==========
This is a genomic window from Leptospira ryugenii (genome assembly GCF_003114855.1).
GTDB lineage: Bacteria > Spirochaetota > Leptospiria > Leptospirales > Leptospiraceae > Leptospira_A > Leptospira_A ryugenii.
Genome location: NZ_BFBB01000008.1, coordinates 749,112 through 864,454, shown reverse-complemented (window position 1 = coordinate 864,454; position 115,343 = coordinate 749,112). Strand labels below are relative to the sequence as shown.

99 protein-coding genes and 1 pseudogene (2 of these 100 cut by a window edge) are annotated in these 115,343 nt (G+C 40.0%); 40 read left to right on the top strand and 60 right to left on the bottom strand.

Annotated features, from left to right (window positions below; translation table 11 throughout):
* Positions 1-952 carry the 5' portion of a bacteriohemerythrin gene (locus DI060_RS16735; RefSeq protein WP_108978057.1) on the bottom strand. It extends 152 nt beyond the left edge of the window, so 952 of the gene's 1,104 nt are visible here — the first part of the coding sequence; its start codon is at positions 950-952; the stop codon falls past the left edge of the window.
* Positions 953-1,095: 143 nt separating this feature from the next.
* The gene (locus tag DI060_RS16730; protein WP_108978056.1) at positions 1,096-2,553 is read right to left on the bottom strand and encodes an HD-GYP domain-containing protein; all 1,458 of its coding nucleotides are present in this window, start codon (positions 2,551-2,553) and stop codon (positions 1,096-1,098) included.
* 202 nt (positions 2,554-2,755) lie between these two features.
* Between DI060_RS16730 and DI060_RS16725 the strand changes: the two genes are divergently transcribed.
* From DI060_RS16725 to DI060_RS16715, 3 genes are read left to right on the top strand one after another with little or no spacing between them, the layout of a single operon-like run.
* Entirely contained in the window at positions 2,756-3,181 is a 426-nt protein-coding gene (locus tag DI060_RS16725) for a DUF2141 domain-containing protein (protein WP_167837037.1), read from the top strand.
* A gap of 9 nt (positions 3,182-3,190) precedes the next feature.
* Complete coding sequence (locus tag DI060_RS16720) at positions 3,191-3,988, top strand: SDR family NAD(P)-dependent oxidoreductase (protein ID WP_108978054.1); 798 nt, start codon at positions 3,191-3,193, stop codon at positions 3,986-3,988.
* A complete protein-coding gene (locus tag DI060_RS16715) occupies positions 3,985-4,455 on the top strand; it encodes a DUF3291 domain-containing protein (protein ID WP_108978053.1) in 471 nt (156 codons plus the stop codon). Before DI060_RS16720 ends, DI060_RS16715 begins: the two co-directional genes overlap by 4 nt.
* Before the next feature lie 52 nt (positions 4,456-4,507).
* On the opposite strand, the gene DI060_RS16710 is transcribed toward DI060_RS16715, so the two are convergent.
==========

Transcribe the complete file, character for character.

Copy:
This is a genomic window from Leptospira ryugenii (genome assembly GCF_003114855.1).
GTDB lineage: Bacteria > Spirochaetota > Leptospiria > Leptospirales > Leptospiraceae > Leptospira_A > Leptospira_A ryugenii.
Genome location: NZ_BFBB01000008.1, coordinates 749,112 through 864,454, shown reverse-complemented (window position 1 = coordinate 864,454; position 115,343 = coordinate 749,112). Strand labels below are relative to the sequence as shown.

99 protein-coding genes and 1 pseudogene (2 of these 100 cut by a window edge) are annotated in these 115,343 nt (G+C 40.0%); 40 read left to right on the top strand and 60 right to left on the bottom strand.

Annotated features, from left to right (window positions below; translation table 11 throughout):
* Positions 1-952 carry the 5' portion of a bacteriohemerythrin gene (locus DI060_RS16735; RefSeq protein WP_108978057.1) on the bottom strand. It extends 152 nt beyond the left edge of the window, so 952 of the gene's 1,104 nt are visible here — the first part of the coding sequence; its start codon is at positions 950-952; the stop codon falls past the left edge of the window.
* Positions 953-1,095: 143 nt separating this feature from the next.
* The gene (locus tag DI060_RS16730; protein WP_108978056.1) at positions 1,096-2,553 is read right to left on the bottom strand and encodes an HD-GYP domain-containing protein; all 1,458 of its coding nucleotides are present in this window, start codon (positions 2,551-2,553) and stop codon (positions 1,096-1,098) included.
* 202 nt (positions 2,554-2,755) lie between these two features.
* Between DI060_RS16730 and DI060_RS16725 the strand changes: the two genes are divergently transcribed.
* From DI060_RS16725 to DI060_RS16715, 3 genes are read left to right on the top strand one after another with little or no spacing between them, the layout of a single operon-like run.
* Entirely contained in the window at positions 2,756-3,181 is a 426-nt protein-coding gene (locus tag DI060_RS16725) for a DUF2141 domain-containing protein (protein WP_167837037.1), read from the top strand.
* A gap of 9 nt (positions 3,182-3,190) precedes the next feature.
* Complete coding sequence (locus tag DI060_RS16720) at positions 3,191-3,988, top strand: SDR family NAD(P)-dependent oxidoreductase (protein ID WP_108978054.1); 798 nt, start codon at positions 3,191-3,193, stop codon at positions 3,986-3,988.
* A complete protein-coding gene (locus tag DI060_RS16715) occupies positions 3,985-4,455 on the top strand; it encodes a DUF3291 domain-containing protein (protein ID WP_108978053.1) in 471 nt (156 codons plus the stop codon). Before DI060_RS16720 ends, DI060_RS16715 begins: the two co-directional genes overlap by 4 nt.
* Before the next feature lie 52 nt (positions 4,456-4,507).
* On the opposite strand, the gene DI060_RS16710 is transcribed toward DI060_RS16715, so the two are convergent.